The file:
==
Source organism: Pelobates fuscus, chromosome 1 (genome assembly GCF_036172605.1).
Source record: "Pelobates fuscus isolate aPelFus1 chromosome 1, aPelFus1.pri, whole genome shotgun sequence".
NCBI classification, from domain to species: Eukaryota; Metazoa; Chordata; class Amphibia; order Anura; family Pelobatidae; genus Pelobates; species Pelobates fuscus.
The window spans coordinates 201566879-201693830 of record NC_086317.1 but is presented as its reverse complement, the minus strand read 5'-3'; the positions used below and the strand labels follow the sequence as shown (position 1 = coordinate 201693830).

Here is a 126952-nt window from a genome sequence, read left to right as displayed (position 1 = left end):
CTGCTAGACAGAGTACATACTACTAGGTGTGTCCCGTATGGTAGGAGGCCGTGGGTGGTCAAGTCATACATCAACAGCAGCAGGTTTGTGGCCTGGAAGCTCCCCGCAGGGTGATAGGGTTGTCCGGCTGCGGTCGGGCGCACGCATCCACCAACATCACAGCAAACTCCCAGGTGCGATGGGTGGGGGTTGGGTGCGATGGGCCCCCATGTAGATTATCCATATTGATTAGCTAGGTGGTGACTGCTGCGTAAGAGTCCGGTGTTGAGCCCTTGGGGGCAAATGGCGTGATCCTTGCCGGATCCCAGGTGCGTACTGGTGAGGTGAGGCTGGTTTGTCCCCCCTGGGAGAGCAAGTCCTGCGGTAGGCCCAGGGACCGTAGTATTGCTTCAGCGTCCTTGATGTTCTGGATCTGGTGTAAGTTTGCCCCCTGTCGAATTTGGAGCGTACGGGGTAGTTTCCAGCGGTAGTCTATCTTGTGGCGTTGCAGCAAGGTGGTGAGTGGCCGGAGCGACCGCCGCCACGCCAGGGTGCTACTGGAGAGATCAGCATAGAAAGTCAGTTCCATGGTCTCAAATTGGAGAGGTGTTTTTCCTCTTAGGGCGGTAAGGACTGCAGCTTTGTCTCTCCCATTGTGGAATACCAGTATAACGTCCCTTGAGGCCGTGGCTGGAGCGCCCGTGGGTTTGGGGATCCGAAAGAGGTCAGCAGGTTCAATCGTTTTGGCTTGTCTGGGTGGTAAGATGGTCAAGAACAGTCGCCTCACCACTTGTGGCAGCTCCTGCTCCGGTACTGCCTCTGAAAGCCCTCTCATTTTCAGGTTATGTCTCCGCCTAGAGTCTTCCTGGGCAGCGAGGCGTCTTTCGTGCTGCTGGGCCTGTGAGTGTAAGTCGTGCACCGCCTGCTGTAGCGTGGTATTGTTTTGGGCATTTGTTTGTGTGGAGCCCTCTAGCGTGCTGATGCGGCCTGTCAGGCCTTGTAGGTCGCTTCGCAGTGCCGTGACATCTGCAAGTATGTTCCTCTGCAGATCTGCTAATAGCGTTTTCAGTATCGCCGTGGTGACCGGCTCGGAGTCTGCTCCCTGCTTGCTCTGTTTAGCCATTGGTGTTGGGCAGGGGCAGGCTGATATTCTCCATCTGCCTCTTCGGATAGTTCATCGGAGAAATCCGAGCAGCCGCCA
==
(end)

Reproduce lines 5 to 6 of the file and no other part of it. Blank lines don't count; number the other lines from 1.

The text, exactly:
Here is a 126952-nt window from a genome sequence, read left to right as displayed (position 1 = left end):
CTGCTAGACAGAGTACATACTACTAGGTGTGTCCCGTATGGTAGGAGGCCGTGGGTGGTCAAGTCATACATCAACAGCAGCAGGTTTGTGGCCTGGAAGCTCCCCGCAGGGTGATAGGGTTGTCCGGCTGCGGTCGGGCGCACGCATCCACCAACATCACAGCAAACTCCCAGGTGCGATGGGTGGGGGTTGGGTGCGATGGGCCCCCATGTAGATTATCCATATTGATTAGCTAGGTGGTGACTGCTGCGTAAGAGTCCGGTGTTGAGCCCTTGGGGGCAAATGGCGTGATCCTTGCCGGATCCCAGGTGCGTACTGGTGAGGTGAGGCTGGTTTGTCCCCCCTGGGAGAGCAAGTCCTGCGGTAGGCCCAGGGACCGTAGTATTGCTTCAGCGTCCTTGATGTTCTGGATCTGGTGTAAGTTTGCCCCCTGTCGAATTTGGAGCGTACGGGGTAGTTTCCAGCGGTAGTCTATCTTGTGGCGTTGCAGCAAGGTGGTGAGTGGCCGGAGCGACCGCCGCCACGCCAGGGTGCTACTGGAGAGATCAGCATAGAAAGTCAGTTCCATGGTCTCAAATTGGAGAGGTGTTTTTCCTCTTAGGGCGGTAAGGACTGCAGCTTTGTCTCTCCCATTGTGGAATACCAGTATAACGTCCCTTGAGGCCGTGGCTGGAGCGCCCGTGGGTTTGGGGATCCGAAAGAGGTCAGCAGGTTCAATCGTTTTGGCTTGTCTGGGTGGTAAGATGGTCAAGAACAGTCGCCTCACCACTTGTGGCAGCTCCTGCTCCGGTACTGCCTCTGAAAGCCCTCTCATTTTCAGGTTATGTCTCCGCCTAGAGTCTTCCTGGGCAGCGAGGCGTCTTTCGTGCTGCTGGGCCTGTGAGTGTAAGTCGTGCACCGCCTGCTGTAGCGTGGTATTGTTTTGGGCATTTGTTTGTGTGGAGCCCTCTAGCGTGCTGATGCGGCCTGTCAGGCCTTGTAGGTCGCTTCGCAGTGCCGTGACATCTGCAAGTATGTTCCTCTGCAGATCTGCTAATAGCGTTTTCAGTATCGCCGTGGTGACCGGCTCGGAGTCTGCTCCCTGCTTGCTCTGTTTAGCCATTGGTGTTGGGCAGGGGCAGGCTGATATTCTCCATCTGCCTCTTCGGATAGTTCATCGGAGAAATCCGAGCAGCCGCCA